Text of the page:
Now that we have Ruby installed, it's time to start writing some Ruby code!
At the end of this exercise, you'll know how to run Ruby code two different ways:
irb and by creating Ruby program files. Here's where
the fun begins...
1. Run Ruby Interactively
irb session is a great place to start experimenting with Ruby
code. It gives you instant feedback.
Fire up an
irbsession from your command line:
Once it starts, you'll see a prompt where you can type in any Ruby code. Here's what our
irbprompt looks like:
If your prompt looks slightly different than ours, don't worry about it. For example, you may see something like this:
Windows Users: You may also see the warning "DL is deprecated, please use Fiddle". Just ignore it.
However your prompt looks, this is where you type in Ruby expressions for
Not surprisingly, Ruby is pretty good at math. So a really simple use of
irbis as a calculator. Type in the following expression that adds two numbers together, then press Return:
>> 1 + 2
Notice when you hit Return, the Ruby expression you typed in is evaluated and the result is printed out on the subsequent
=>, like this
Now it's your turn to have a go at
irb(and test your math skills). Type in a Ruby expression to compute the number of hours in a calendar year.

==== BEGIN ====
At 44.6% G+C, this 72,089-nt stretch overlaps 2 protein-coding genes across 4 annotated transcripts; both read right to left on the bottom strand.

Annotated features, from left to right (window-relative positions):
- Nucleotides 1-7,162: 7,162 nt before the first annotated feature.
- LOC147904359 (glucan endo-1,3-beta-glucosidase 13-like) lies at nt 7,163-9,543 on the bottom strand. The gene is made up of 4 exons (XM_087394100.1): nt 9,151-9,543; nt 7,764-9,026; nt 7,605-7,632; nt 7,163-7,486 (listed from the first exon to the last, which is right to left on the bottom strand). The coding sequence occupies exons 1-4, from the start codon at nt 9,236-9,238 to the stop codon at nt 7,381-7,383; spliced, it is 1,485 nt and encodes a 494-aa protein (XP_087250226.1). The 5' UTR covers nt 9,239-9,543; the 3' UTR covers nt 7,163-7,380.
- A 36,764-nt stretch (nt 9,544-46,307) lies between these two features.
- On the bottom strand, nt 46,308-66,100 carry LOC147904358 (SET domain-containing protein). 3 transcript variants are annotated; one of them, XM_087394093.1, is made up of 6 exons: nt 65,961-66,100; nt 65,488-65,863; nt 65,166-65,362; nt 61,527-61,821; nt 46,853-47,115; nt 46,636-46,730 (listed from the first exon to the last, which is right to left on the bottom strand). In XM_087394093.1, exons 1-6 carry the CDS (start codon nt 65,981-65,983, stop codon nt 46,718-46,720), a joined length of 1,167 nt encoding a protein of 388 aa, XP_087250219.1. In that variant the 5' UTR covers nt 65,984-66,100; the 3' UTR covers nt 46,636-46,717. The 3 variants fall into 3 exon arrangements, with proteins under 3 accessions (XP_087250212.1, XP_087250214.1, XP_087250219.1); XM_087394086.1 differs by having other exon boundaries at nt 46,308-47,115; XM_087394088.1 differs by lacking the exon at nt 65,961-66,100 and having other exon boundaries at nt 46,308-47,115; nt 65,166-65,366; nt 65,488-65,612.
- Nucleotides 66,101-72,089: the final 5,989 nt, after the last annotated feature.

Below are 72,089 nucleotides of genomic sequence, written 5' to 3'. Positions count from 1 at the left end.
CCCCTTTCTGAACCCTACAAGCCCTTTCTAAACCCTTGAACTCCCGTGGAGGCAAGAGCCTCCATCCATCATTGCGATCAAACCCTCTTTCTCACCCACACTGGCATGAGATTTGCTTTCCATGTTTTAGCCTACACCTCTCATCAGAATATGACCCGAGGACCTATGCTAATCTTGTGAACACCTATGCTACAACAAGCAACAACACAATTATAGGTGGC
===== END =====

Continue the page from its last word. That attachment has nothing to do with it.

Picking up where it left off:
Next, create the string literal "Hello, Ruby!".
Assign that string to a variable named
Finally, use the
upcasemethod to print the greeting in all upper case letters.
Go ahead, play around with a few more strings until you're comfortable running Ruby code interactively in
Tip: You can use the up and down arrow keys on your keyboard to navigate through the history of commands you've typed into
irb. For example, use the up arrow to re-run the expression that prints the greeting in uppercase letters.
When you're done, exit the
irbsession by typing, wait for it...
So when you're in an
irb session, the Ruby interpreter runs
in a read-eval-print loop (REPL). It reads the expression you type,
evaluates the expression, and then prints the result. That's very handy!
2. Write a Ruby Program
irb is good for experimenting with Ruby in an interactive
environment, there's no way in
irb to save what you typed in and run it again later. To do that, we'll need to put our code in a Ruby program file. If you haven't already chosen a text editor, go ahead and